The second approach is the income approach, in which the appraiser determines the value of property based on the cash flow it can generate. In this method, the appraiser uses comparable lease transactions to determine the fair rental value of the property. After deducting certain expenses or other charges, the appraiser determines the net operating income (NOI) for the subject property. The NOI is then capitalized (by dividing the NOI by the capitalization rate) to reach an indicated value, as shown in the table below. 


Sample NOI Calculation

Income – Potential Gross Income                   $10,000

Less vacancy and collection loss at 5%                 500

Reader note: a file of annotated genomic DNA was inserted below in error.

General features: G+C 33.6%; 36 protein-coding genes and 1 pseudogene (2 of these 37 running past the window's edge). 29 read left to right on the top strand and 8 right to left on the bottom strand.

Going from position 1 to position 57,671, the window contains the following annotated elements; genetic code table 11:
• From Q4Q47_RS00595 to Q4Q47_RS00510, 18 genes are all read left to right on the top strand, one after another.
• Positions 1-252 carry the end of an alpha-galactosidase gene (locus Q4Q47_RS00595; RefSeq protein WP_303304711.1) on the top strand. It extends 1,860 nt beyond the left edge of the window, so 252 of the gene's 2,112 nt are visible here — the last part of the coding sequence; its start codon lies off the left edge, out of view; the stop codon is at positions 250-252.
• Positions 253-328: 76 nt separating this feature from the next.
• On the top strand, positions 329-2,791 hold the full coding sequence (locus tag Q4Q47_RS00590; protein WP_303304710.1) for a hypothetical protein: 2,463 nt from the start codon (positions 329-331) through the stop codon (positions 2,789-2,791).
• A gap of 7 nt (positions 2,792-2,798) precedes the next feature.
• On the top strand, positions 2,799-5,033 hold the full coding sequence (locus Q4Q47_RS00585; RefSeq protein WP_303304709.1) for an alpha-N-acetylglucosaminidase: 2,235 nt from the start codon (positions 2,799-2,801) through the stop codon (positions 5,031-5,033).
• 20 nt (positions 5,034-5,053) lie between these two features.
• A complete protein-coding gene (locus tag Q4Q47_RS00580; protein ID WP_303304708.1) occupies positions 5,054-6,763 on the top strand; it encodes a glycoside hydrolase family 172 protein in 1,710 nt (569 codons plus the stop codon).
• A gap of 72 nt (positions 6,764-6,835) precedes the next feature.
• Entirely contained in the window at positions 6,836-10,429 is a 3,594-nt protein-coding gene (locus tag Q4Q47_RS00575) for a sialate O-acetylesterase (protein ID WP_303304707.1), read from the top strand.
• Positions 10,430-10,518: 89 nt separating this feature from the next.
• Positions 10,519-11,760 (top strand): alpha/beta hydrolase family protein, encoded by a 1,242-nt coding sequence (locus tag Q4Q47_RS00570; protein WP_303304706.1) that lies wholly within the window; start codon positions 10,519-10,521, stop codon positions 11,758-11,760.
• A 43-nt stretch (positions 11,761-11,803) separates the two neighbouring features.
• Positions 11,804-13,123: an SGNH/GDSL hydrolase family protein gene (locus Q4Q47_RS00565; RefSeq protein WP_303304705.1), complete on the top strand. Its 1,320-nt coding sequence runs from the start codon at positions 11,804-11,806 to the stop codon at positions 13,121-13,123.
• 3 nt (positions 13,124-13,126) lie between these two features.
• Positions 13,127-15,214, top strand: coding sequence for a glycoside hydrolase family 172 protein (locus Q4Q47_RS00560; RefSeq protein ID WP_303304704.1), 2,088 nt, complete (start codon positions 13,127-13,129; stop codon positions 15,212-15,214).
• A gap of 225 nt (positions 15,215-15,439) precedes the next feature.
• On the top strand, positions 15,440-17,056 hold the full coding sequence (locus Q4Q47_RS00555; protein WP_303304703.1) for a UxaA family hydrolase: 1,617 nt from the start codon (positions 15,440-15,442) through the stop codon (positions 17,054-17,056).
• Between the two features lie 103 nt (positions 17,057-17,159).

Effective Gross Income                                  $ 9,500

 

Operating Expenses

Real estate taxes                                             $  500

Insurance                                                         $  500

Management                                                   $ 1,000

Total Operating Expenses                               $ 2,000

 

Net Operating Income                                    $ 7,500

 

Capitalization Rate:                            5%                              

 

Formula:                                  NOI/Cap Rate = Indicated Value

                                                                       

                                                                        $ 7,500 = $150,000
                                                                            .05